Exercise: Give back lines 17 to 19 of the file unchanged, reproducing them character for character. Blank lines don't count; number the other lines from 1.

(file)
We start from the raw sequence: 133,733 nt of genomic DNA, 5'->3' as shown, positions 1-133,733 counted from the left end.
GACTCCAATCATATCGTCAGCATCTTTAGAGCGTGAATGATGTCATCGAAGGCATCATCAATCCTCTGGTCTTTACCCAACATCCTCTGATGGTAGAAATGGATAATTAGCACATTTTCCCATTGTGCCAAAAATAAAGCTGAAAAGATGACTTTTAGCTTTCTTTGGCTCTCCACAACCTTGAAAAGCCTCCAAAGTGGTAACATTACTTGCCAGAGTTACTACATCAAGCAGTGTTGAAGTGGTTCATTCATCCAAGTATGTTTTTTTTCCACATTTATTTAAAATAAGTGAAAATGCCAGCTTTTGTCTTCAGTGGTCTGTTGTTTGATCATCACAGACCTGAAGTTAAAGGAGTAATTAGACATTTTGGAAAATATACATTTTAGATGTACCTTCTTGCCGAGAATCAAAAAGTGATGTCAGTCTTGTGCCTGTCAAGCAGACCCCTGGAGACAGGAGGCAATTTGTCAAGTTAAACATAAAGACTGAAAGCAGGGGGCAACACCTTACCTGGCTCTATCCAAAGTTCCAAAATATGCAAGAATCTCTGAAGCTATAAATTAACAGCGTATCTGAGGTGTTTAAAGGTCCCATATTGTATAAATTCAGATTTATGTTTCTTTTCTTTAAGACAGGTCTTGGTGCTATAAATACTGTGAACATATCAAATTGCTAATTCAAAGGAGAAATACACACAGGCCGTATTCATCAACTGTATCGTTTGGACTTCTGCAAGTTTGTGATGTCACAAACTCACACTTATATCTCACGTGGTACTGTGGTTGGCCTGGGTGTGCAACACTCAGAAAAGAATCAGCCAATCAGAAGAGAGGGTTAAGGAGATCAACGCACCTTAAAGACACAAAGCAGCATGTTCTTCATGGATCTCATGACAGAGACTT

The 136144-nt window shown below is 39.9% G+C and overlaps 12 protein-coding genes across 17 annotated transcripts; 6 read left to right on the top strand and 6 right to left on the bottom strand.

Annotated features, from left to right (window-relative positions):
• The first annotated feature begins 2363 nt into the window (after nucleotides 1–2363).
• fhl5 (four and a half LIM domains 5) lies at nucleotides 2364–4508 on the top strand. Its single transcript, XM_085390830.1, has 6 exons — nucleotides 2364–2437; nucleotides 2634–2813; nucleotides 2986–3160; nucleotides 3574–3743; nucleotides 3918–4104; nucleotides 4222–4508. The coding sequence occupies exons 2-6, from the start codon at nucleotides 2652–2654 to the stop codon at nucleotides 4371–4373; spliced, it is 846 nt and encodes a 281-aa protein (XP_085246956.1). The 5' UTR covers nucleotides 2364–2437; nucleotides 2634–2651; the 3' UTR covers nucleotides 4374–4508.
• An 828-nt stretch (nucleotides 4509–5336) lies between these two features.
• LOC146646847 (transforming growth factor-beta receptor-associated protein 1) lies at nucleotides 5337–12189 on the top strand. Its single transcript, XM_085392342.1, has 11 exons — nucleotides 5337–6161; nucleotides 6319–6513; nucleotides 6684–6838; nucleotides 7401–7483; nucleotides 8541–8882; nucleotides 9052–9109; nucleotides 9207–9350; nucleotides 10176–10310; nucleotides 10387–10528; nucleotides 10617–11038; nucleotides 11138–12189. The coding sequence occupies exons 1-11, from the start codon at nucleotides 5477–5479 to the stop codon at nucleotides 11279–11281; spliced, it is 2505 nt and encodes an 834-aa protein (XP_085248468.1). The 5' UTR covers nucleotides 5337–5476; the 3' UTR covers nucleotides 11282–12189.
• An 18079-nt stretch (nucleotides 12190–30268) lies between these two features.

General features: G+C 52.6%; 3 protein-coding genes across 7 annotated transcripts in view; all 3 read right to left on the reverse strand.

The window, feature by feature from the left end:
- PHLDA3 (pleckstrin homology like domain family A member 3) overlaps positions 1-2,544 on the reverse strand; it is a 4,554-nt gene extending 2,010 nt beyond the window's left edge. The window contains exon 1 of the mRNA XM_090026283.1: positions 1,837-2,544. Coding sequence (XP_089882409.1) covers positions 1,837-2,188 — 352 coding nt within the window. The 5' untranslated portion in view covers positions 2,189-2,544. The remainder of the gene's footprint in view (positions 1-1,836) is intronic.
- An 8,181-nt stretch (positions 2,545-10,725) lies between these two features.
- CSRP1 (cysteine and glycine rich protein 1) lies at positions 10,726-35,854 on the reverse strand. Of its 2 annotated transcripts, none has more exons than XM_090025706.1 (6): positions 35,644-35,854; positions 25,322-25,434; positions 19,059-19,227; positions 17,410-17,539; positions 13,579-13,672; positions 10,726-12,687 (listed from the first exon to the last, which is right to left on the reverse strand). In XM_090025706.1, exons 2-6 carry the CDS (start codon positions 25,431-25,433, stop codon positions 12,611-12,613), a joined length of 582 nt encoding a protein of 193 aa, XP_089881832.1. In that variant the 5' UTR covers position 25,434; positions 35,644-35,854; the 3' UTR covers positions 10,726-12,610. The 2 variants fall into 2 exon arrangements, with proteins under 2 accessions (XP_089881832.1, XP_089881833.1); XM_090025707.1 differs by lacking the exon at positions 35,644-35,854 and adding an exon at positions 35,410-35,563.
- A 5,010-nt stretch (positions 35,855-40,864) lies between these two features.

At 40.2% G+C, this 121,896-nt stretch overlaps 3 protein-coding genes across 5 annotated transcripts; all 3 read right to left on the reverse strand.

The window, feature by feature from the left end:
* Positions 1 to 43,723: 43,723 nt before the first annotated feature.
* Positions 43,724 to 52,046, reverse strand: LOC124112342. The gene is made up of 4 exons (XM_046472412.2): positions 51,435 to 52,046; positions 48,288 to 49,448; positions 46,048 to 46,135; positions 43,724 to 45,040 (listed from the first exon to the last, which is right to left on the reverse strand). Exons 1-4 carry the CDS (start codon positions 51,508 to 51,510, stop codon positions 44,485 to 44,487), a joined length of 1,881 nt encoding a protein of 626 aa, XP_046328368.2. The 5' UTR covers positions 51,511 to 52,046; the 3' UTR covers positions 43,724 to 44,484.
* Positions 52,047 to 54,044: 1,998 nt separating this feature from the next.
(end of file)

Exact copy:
The window, feature by feature from the left end:
* Positions 1 to 43,723: 43,723 nt before the first annotated feature.
* Positions 43,724 to 52,046, reverse strand: LOC124112342. The gene is made up of 4 exons (XM_046472412.2): positions 51,435 to 52,046; positions 48,288 to 49,448; positions 46,048 to 46,135; positions 43,724 to 45,040 (listed from the first exon to the last, which is right to left on the reverse strand). Exons 1-4 carry the CDS (start codon positions 51,508 to 51,510, stop codon positions 44,485 to 44,487), a joined length of 1,881 nt encoding a protein of 626 aa, XP_046328368.2. The 5' UTR covers positions 51,511 to 52,046; the 3' UTR covers positions 43,724 to 44,484.